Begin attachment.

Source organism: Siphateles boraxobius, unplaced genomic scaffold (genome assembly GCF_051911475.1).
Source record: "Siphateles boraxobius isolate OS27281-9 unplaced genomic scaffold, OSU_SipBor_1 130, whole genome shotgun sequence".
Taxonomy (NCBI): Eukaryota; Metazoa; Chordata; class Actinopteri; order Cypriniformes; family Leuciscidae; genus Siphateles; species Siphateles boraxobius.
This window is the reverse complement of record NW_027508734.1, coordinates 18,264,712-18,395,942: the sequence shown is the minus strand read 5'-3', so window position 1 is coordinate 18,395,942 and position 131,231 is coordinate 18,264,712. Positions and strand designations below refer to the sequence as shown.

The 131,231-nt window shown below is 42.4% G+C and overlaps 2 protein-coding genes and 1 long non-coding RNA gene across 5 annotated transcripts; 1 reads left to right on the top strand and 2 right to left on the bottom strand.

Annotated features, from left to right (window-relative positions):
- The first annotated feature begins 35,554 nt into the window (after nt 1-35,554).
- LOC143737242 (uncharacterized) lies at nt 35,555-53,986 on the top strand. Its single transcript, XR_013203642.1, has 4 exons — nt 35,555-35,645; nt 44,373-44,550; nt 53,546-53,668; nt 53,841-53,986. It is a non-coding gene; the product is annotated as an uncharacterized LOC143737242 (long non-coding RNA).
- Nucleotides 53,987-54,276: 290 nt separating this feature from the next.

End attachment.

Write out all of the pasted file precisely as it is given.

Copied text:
Source organism: Siphateles boraxobius, unplaced genomic scaffold (genome assembly GCF_051911475.1).
Source record: "Siphateles boraxobius isolate OS27281-9 unplaced genomic scaffold, OSU_SipBor_1 130, whole genome shotgun sequence".
Taxonomy (NCBI): Eukaryota; Metazoa; Chordata; class Actinopteri; order Cypriniformes; family Leuciscidae; genus Siphateles; species Siphateles boraxobius.
This window is the reverse complement of record NW_027508734.1, coordinates 18,264,712-18,395,942: the sequence shown is the minus strand read 5'-3', so window position 1 is coordinate 18,395,942 and position 131,231 is coordinate 18,264,712. Positions and strand designations below refer to the sequence as shown.

The 131,231-nt window shown below is 42.4% G+C and overlaps 2 protein-coding genes and 1 long non-coding RNA gene across 5 annotated transcripts; 1 reads left to right on the top strand and 2 right to left on the bottom strand.

Annotated features, from left to right (window-relative positions):
- The first annotated feature begins 35,554 nt into the window (after nt 1-35,554).
- LOC143737242 (uncharacterized) lies at nt 35,555-53,986 on the top strand. Its single transcript, XR_013203642.1, has 4 exons — nt 35,555-35,645; nt 44,373-44,550; nt 53,546-53,668; nt 53,841-53,986. It is a non-coding gene; the product is annotated as an uncharacterized LOC143737242 (long non-coding RNA).
- Nucleotides 53,987-54,276: 290 nt separating this feature from the next.